Learning without caring about results, without crippling yourself with expectation, must be the best way to learn anything. With Welsh, I remind myself to give up the idea of getting anywhere, but not to give up.

Also see:  Floating Foundations / Floating is a Feeling  / Sing When You're Winning / Rescued, Learner Lost with Woggle at Leisure Centre  / Learn Not to Swim / Stopping the Fight for Survival / Landing Before Standing


24-Jul-2017 /  written by Ian Cross
Just Floating An Idea

Just Floating An Idea

Swimming less and floating more may be better for us.

“If I teach people they can float, the rest is up to them,” my sister in law Chie said, in a conversation about how to teach non-doing in water.

Non-doing is at the heart of the Alexander Technique, not movement but what's behind it, not posture but prevention of postural distortion brought about by what we’re doing.

Floating, not swimming, lends itself best to non-doing. To float, you need to do nothing whereas to swim you need to do something, to go somewhere. As soon as we start moving, we may be going wrong without the first bit of recognition. When we float, if we’re doing nothing, we can't really go wrong.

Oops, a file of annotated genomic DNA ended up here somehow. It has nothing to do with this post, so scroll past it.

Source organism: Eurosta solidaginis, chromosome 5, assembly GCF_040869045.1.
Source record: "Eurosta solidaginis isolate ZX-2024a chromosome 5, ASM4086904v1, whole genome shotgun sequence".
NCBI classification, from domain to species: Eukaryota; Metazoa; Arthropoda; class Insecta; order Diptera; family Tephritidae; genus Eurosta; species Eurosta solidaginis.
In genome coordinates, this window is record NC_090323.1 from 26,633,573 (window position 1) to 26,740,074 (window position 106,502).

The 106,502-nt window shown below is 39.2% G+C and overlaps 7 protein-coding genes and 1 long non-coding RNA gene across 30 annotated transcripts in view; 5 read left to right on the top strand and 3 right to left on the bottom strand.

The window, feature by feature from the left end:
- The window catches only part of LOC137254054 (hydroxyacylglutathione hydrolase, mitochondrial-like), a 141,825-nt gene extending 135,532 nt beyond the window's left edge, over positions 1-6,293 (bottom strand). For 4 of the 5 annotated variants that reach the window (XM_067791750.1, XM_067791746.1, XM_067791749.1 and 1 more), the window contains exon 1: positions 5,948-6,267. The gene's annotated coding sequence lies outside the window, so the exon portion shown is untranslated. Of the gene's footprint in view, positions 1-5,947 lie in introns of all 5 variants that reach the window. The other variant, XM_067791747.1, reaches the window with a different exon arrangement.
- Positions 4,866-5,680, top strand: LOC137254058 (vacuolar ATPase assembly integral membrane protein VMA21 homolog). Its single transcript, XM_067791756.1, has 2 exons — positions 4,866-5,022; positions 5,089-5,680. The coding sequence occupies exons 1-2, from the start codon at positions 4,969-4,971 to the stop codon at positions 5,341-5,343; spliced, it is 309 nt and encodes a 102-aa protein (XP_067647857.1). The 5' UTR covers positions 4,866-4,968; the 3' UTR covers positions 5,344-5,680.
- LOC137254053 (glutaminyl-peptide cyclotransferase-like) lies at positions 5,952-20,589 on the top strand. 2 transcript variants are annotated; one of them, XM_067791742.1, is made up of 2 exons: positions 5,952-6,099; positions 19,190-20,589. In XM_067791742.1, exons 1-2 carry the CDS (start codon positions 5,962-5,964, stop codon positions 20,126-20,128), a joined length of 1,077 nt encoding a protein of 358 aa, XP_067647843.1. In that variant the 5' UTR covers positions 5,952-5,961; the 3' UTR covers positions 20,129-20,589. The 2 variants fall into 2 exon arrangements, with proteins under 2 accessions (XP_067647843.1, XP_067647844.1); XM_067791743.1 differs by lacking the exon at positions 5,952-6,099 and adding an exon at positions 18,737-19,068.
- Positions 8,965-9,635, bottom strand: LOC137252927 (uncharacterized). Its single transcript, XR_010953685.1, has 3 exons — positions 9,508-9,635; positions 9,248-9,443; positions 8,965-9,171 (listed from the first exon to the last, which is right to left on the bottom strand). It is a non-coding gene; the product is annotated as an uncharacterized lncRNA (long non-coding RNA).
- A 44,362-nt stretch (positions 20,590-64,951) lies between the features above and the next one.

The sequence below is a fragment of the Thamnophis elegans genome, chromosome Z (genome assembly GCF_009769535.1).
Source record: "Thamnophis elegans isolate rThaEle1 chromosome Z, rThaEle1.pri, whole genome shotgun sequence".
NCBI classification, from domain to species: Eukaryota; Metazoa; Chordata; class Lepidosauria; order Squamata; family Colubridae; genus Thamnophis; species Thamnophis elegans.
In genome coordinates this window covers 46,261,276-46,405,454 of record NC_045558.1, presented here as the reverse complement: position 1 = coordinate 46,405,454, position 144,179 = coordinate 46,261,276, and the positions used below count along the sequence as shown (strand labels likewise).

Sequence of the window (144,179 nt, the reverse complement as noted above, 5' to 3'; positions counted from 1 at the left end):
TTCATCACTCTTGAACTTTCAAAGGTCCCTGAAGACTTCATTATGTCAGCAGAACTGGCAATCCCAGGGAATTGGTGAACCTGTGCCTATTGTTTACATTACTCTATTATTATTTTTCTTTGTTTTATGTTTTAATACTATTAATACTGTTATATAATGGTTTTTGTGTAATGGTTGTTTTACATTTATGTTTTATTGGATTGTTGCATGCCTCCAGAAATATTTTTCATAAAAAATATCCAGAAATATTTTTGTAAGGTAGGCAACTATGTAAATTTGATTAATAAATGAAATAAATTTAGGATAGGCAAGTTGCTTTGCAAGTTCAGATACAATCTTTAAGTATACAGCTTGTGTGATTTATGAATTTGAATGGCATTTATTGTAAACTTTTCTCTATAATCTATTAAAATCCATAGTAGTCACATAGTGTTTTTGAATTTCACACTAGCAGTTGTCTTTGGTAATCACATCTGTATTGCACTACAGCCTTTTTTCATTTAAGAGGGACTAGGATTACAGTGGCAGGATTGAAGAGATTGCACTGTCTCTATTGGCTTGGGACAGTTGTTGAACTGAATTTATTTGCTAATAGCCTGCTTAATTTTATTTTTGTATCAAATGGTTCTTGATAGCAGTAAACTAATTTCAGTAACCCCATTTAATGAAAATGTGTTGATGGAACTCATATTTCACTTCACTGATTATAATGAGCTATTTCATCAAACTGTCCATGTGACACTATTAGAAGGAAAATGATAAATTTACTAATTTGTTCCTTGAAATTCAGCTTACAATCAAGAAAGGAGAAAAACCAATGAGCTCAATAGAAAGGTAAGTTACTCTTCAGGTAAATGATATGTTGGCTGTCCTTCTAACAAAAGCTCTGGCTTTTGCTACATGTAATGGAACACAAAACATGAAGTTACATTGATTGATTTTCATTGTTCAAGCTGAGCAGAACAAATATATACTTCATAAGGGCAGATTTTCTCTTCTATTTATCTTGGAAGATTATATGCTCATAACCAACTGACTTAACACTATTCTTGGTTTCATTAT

Swimming outdoors is popular at the moment. Perhaps there's more liberation in ‘wild swimming’ than pool swimming, with its constraining man-made walls, and chlorine.  But in the sea this summer I've been asking myself if there may be more freedom in floating, just giving myself to the salty water, letting it support me and looking around.

The healing properties of salt water have been acknowledged for centuries. But if there's going to be healing, in or out of the water, the less we ‘do’, the better. And I think that might be the reality which is clouded by the idea of swimming.